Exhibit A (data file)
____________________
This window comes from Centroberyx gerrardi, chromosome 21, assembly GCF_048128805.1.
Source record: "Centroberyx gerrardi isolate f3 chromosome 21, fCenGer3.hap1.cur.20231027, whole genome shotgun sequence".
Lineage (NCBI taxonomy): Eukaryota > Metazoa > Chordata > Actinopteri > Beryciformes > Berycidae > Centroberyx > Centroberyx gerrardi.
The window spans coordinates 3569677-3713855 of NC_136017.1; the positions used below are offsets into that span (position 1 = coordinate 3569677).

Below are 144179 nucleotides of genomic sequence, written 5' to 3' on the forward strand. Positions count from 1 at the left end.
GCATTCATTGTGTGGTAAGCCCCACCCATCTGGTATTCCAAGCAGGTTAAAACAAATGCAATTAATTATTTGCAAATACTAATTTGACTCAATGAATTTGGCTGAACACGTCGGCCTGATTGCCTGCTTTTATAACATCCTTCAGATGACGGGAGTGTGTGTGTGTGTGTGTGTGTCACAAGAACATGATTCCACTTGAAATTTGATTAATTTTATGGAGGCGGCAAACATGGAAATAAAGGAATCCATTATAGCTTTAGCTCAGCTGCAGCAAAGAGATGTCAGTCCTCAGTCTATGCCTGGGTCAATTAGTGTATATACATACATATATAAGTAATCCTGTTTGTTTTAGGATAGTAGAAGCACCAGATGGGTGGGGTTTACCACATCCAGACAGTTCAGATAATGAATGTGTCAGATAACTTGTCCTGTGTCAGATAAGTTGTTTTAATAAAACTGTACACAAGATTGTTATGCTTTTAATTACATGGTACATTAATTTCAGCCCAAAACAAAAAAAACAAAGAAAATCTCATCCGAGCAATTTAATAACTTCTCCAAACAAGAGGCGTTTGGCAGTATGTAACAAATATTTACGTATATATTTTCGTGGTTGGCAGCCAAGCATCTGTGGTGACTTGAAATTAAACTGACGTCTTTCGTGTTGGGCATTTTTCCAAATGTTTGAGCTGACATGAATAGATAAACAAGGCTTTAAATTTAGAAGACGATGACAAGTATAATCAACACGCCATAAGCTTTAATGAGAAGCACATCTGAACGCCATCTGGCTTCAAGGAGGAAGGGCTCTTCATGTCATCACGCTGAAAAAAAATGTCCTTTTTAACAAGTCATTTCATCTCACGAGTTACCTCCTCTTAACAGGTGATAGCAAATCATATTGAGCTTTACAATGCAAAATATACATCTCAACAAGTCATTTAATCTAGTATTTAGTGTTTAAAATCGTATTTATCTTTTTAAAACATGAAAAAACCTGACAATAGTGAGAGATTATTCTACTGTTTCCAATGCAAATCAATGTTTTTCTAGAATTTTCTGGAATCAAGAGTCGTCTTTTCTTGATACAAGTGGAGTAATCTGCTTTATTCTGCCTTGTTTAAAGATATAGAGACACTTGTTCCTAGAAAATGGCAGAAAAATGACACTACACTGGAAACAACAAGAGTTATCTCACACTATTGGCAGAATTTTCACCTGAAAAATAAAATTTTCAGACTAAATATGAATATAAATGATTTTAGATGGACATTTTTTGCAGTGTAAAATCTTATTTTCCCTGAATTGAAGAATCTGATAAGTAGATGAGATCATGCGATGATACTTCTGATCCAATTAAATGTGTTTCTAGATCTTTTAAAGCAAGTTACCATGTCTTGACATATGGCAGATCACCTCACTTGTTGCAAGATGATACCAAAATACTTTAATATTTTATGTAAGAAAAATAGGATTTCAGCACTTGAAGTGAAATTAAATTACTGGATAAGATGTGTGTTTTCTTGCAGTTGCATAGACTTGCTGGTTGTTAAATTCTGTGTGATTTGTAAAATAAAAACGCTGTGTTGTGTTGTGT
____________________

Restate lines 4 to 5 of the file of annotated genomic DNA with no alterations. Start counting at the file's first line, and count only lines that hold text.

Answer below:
The window spans coordinates 3569677-3713855 of NC_136017.1; the positions used below are offsets into that span (position 1 = coordinate 3569677).

Below are 144179 nucleotides of genomic sequence, written 5' to 3' on the forward strand. Positions count from 1 at the left end.